Saturday, July 7, 2018

Writing Lessons from Movies: Avatar

Recently I rewatched Avatar and remembered just how amazing this movie is. Avatar was the first movie I’ve ever seen in 3D and I’ve yet to see another 3D movie that has topped it. Avatar immersed me in an amazing story and amazing world. The effects rival those of today, the characters are great, and the Na’vi culture is so well done it feels real. 

Avatar is about a paraplegic ex-marine who goes to the planet of Pandora to be a part of the avatar program after his twin brother dies tragically. He is mind-linked with an avatar Na’vi body so he can interact with the Na’vi people and learn more about them and their world under the orders of both scientists and the military. In exchange, he will get his legs back but as he learns more about the Na’vi he’s conflicted about whether his race is doing the right thing.

Warning: Some spoilers.

1.) Creating Unique Ecosystems - All of the elements of Pandora’s environment mesh so well together. They’re so foreign to us but they feel like they belong with each other. The air and fruit are suited to flora and fauna of Pandora and not humans. The animals have different biological structures such as nostrils being on the neck like gills and many having the capability of tsaheylu aka the bond when they connect their queues (extensions of the nervous system). Much of the flora is bioluminescent and the Na’vi have bioluminescent flecks on their skin. 

How this applies to writing: Does your ecosystem feel like it works together?

2.) Language Specific Phrases - The Na’vi language is very different than English. Instead of saying hello they say “I See you.” Instead of the obvious physical observation of another person this means that the Na’vi see into you. They see you as one of the people and part of their cultural network.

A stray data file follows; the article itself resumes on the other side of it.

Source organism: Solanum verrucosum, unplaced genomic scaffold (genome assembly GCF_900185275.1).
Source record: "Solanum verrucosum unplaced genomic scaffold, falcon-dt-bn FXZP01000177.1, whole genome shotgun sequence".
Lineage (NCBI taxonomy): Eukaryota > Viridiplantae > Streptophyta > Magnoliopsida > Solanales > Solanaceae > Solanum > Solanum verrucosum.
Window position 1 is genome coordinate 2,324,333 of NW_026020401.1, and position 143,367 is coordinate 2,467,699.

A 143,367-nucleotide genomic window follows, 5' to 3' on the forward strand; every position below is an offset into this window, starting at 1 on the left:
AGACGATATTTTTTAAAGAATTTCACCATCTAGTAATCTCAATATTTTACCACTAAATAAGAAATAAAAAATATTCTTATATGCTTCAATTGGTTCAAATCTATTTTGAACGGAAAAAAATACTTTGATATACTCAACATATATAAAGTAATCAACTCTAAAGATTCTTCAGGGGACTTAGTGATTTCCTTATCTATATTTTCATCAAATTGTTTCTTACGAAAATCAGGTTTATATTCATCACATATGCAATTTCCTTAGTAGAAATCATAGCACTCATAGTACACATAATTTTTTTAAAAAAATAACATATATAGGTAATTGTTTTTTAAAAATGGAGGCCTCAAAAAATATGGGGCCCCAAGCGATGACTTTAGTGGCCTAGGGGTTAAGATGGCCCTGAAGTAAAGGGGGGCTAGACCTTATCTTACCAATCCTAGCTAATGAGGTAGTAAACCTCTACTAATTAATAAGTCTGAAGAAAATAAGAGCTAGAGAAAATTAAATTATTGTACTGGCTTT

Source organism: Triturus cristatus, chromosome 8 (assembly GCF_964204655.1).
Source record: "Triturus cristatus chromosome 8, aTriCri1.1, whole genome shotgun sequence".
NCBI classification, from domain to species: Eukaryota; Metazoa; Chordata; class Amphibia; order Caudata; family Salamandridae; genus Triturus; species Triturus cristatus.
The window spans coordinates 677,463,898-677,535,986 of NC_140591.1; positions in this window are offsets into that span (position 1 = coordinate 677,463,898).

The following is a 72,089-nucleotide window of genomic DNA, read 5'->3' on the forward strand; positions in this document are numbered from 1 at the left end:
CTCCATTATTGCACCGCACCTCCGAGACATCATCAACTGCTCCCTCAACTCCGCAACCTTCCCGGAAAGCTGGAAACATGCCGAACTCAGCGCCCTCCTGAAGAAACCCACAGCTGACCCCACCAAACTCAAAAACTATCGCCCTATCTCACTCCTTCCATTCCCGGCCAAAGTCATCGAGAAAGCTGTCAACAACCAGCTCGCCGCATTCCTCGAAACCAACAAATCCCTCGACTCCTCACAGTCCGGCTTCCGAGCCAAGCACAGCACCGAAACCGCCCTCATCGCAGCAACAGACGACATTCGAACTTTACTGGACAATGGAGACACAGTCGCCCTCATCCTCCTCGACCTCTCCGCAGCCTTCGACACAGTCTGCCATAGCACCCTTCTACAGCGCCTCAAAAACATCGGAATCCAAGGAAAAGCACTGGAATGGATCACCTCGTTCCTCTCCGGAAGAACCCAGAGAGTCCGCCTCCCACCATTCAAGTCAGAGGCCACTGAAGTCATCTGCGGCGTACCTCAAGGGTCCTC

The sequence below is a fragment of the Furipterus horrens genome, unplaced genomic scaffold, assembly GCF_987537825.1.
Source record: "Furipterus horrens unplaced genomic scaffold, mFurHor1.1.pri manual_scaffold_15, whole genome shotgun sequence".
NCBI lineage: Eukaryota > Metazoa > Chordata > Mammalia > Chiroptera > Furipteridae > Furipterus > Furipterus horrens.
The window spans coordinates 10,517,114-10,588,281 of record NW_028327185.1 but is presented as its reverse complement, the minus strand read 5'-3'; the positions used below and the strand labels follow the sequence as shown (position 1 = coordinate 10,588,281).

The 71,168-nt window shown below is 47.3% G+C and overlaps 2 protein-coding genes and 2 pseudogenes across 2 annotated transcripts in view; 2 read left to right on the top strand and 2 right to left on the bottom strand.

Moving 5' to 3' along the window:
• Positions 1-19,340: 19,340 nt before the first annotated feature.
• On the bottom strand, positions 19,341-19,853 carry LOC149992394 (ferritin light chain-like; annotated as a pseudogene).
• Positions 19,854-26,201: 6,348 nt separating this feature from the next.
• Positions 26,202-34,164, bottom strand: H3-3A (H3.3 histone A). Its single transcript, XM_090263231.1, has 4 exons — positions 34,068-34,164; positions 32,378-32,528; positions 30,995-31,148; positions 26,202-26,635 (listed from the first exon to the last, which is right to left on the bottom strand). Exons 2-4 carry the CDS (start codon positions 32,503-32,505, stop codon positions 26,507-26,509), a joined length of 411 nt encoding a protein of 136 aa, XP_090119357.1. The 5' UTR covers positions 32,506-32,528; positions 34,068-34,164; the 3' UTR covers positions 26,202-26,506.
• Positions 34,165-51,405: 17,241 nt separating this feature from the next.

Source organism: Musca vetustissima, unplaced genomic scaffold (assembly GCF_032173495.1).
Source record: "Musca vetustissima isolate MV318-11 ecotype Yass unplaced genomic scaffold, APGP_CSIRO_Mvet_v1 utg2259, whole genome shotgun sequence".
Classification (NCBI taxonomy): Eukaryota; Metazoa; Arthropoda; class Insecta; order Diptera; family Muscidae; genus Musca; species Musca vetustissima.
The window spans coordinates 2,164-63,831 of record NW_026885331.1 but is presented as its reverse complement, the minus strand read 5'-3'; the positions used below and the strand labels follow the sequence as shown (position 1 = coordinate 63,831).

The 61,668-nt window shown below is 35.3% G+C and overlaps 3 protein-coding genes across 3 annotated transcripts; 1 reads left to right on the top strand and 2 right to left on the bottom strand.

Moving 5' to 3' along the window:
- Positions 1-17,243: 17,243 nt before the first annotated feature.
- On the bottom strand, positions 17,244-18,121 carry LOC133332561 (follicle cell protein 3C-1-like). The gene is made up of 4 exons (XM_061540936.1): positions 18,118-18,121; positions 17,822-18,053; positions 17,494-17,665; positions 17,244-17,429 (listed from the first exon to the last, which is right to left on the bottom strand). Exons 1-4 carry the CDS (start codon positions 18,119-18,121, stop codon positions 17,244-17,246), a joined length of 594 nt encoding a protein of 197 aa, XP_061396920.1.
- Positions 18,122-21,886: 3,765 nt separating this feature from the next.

How this applies to writing: Many languages have words and phrases that we don’t have in English. Japanese has the word “nakama” which means “friend like family.” German has “schadenfreude” which means “to laugh at someone’s pain. Spanish has the phrase “Don’t drink my hair” which means “You’re kidding me.” If you’re developing a language for your story world take into consideration language-specific words and phrases.

3.) Religious Locations - The Na’vi have many religious sites such as the Tree of Voices and the Tree of Souls. Outsiders aren’t allowed to enter these places because they’re so sacred to the Na’vi. The Na’vi come to these places to connect to their ancestors and to Eywa. They also go to the Tree of Souls after the fall of the Hometree because they have nowhere else to go. Quaritch targets the Tree of Souls to destroy the Na’vi’s moral.

How this applies to writing: Do you have any religious sites in your story? What would happen if they were destroyed? Can outsiders come or only members of the religion?

4.) Connecting Science and Spiritual - Eywa is the Mother Earth of Pandora and all Na’vi worship her. They connect to her through the sites mentioned above and believe all life is sacred. It turns out that the planet of Pandora is like a giant human brain and it’s become sentience. It stores memories and information that can be accessed with queues by the Na’vi. All living things in the planet are literally connected.

How this applies to writing: Does your story religion have a scientific basis or is it completely supernatural?

5.) An Act So Abominable the Bad Guys Are Even Affected by It -  When Quaritch attacks Hometree, he commits an abominable act. A giant tree that’s been around for thousands of years is destroyed along with women, men, and children and the environment surrounding it. Many of the people on the villain’s side are broken by the site including Parker who was so calloused about the Na’vi. You can’t help your heartbreaking when you witness such a disaster. Anyone who wasn’t affected you instantly hate.

How this applies to writing: Have you thought of villainous characters changing sides or being defeated when they do something so heinous that it even breaks through to their tiny conscience?

Have you seen Avatar? Have you noticed these writing aspects? What movies have you noticed have good writing? Let's geek out together!

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